The appeal of Boots and Starbucks vouchers might be tempting, but when your flight is overbooked and a subsequent flight is delayed, you could be getting more.
That’s what one flight attendant has revealed on her TikTok.
Sandra Jeenie Kwon, who worked at Emirates Airlines for two years, revealed a few trade secrets and one that could leave you with some cash.
The former air hostess said that when a flight is overbooked and passengers are asked to fly on another plane, they should ask for cash instead of accepting vouchers.
Sandra explained that for American flyers, if their rebooked domestic flight is delayed between one to two hours, they could be entitled to 200% of the one-way fare — for a maximum cash payout of $675 (£496).
She said this would be in addition to the airline re-booking the flight. And if that flight is delayed for more than four hours, Sandra said you are entitled to 400% — for a maximum cash payout of $1,350 (£994).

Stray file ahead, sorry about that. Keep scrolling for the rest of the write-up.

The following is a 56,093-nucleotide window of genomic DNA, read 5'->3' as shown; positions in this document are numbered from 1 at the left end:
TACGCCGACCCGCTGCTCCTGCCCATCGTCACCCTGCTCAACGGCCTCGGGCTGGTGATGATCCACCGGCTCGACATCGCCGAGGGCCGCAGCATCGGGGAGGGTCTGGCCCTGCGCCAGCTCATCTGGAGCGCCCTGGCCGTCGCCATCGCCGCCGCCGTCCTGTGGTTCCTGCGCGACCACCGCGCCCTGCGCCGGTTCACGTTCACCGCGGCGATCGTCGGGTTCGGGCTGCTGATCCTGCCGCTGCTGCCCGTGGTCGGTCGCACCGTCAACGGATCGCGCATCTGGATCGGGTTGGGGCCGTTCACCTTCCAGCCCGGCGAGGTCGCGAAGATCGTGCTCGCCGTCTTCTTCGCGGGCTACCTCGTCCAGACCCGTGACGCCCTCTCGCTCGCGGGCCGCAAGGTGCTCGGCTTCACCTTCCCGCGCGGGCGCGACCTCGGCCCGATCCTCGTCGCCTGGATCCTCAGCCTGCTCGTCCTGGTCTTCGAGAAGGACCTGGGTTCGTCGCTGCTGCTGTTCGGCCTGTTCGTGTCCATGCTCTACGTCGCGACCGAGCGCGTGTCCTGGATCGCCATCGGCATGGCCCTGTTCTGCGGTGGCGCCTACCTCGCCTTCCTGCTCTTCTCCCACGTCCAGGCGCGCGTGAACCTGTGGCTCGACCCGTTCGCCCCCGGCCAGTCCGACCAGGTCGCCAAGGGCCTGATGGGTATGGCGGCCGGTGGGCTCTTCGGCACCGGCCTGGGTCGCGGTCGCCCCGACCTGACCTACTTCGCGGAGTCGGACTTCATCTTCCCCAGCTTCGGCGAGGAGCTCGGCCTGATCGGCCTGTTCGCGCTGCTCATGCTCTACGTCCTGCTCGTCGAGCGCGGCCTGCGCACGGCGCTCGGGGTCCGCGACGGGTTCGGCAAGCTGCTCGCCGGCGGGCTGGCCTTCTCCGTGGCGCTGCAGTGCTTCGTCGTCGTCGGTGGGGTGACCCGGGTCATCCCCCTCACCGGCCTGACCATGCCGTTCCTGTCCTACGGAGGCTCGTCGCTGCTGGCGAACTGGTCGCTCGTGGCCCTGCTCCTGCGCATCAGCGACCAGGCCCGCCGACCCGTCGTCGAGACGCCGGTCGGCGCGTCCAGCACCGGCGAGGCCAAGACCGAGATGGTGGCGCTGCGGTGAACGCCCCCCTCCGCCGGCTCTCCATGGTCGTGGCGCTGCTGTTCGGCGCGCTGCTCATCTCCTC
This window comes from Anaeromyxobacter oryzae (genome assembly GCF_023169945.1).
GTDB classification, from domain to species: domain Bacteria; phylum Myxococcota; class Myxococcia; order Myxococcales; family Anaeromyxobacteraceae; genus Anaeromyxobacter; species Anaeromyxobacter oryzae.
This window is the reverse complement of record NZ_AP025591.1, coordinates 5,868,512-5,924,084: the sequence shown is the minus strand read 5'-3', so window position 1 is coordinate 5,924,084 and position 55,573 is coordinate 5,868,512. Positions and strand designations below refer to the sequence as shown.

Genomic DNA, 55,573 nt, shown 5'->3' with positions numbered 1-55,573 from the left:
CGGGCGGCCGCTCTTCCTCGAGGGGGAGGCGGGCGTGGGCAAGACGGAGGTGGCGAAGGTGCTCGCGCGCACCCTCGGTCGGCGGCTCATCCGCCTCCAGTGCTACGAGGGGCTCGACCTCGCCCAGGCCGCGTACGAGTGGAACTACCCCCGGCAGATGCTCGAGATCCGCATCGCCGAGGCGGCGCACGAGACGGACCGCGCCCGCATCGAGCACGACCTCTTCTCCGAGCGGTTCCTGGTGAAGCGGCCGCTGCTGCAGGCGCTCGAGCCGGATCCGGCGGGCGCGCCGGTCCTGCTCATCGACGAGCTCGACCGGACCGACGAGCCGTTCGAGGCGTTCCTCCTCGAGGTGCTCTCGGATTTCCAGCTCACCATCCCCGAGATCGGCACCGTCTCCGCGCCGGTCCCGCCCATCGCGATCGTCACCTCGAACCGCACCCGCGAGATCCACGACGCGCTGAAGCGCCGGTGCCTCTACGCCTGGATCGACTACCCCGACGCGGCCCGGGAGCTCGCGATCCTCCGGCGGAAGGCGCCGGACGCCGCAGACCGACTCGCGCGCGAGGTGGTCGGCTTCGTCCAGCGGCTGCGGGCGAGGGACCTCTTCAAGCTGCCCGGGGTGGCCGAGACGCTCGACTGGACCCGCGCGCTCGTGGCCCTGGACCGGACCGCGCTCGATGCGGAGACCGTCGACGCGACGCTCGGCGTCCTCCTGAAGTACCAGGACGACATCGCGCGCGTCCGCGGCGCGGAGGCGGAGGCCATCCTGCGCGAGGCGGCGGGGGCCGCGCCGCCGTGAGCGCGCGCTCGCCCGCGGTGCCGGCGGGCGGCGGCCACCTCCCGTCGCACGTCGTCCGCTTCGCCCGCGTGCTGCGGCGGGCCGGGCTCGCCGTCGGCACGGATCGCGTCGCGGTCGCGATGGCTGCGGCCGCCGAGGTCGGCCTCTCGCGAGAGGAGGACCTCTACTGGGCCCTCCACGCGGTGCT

For international flights, the cash you’re entitled to is the same, but for different time frames.
If you’re rebooked on a carrier that is between one to four hours late, you are entitled to 200% of your one-way fare — for a maximum cash payout of $675.
If the delay before your re-booked international flight is more than four hours, you are entitled to 400% of your one-way fare — for a maximum cash payout of $1,350.
Did you know this? 🥰 Also all countries have different compensation structures! #cabincrewlife
♬ original sound – Sandra Jeenie Kwon
‘If you are flying within, to, or from the United States and you are involuntarily bumped off your flight due to an overbooking, don’t accept the voucher!’ Sandra told her viewers in the viral clip.
She adds: ‘Not only are the airlines required to find you an alternative flight, but depending on the length of the delay, you are entitled to cash’.
The clip has now been watched more than six million times.
Sandra also added that passengers who are annoyed by their subsequent flights should not take it out on flight attendants and airport staff as it is not their fault.
All the details mentioned here are available on the US Department of Transportation, as well as in the terms and conditions of all the US-based airline companies.
Check out the government website for more information.
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